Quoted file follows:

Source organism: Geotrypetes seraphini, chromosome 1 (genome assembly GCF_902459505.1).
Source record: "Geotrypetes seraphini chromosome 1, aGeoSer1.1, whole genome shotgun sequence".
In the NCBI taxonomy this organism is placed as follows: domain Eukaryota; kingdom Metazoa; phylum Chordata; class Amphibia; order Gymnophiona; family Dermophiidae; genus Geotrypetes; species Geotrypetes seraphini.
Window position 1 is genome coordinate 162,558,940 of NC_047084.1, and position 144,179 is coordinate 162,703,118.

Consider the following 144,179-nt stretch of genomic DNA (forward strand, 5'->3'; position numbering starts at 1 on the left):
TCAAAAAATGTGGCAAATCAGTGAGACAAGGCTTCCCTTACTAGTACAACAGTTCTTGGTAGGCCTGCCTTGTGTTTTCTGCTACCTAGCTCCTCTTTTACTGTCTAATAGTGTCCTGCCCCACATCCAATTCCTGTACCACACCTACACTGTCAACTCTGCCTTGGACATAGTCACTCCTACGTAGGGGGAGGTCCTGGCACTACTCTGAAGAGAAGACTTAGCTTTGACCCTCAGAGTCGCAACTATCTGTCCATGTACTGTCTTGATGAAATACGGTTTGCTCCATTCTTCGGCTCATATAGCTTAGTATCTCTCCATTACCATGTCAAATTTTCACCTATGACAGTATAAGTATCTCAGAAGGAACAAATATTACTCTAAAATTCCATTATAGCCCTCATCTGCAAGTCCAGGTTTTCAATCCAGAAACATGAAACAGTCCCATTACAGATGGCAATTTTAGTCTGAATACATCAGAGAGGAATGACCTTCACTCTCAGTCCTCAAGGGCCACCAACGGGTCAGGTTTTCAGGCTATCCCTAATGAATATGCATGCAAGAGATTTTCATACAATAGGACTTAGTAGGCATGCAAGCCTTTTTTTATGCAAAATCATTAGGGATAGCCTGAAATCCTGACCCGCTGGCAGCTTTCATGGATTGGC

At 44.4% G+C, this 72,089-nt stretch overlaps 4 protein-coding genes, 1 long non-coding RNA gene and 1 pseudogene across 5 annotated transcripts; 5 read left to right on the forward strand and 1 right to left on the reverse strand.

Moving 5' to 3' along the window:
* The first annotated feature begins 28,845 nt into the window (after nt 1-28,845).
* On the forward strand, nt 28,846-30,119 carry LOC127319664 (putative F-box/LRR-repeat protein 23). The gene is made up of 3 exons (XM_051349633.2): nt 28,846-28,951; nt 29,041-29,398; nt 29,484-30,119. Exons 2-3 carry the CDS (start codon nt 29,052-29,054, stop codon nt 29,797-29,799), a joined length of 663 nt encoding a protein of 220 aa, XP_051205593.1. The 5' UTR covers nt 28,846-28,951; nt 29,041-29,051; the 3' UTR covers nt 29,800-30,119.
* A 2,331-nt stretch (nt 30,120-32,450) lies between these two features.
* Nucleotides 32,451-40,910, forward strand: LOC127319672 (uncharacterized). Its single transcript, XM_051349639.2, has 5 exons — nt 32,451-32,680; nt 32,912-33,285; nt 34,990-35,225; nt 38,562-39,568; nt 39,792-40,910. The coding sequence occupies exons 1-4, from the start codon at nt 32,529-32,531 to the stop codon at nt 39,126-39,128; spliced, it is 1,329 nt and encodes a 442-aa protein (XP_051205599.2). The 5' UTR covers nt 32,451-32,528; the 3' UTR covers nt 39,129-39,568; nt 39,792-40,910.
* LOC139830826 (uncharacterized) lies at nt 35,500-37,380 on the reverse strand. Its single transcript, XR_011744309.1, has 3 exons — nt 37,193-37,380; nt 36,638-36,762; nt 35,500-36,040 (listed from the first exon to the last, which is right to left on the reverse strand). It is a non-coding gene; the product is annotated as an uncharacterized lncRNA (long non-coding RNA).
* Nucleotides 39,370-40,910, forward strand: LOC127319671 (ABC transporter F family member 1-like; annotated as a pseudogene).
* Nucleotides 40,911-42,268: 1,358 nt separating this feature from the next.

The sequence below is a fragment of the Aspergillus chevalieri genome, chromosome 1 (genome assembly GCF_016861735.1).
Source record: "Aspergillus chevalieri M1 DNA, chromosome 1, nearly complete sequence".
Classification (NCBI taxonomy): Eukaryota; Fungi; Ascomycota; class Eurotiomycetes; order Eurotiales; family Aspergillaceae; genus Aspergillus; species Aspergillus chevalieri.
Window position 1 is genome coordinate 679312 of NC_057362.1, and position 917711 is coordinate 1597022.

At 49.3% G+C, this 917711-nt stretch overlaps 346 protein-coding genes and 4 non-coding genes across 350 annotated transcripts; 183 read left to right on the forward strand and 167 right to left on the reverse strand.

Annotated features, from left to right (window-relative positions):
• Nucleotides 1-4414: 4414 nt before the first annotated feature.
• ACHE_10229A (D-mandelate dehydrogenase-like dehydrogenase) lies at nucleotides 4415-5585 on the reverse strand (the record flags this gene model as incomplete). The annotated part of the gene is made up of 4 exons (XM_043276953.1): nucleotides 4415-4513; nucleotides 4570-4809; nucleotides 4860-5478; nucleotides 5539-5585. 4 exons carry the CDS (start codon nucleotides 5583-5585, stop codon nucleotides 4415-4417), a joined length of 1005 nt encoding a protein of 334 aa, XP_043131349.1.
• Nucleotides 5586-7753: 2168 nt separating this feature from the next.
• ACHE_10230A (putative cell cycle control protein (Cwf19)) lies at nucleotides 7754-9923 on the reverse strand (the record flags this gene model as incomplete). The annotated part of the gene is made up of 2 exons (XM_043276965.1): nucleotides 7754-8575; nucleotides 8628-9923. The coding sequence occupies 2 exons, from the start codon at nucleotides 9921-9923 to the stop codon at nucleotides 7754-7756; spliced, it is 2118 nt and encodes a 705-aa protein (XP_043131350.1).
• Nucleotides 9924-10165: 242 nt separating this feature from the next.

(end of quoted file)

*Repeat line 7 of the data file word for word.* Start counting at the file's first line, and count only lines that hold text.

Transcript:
At 44.4% G+C, this 72,089-nt stretch overlaps 4 protein-coding genes, 1 long non-coding RNA gene and 1 pseudogene across 5 annotated transcripts; 5 read left to right on the forward strand and 1 right to left on the reverse strand.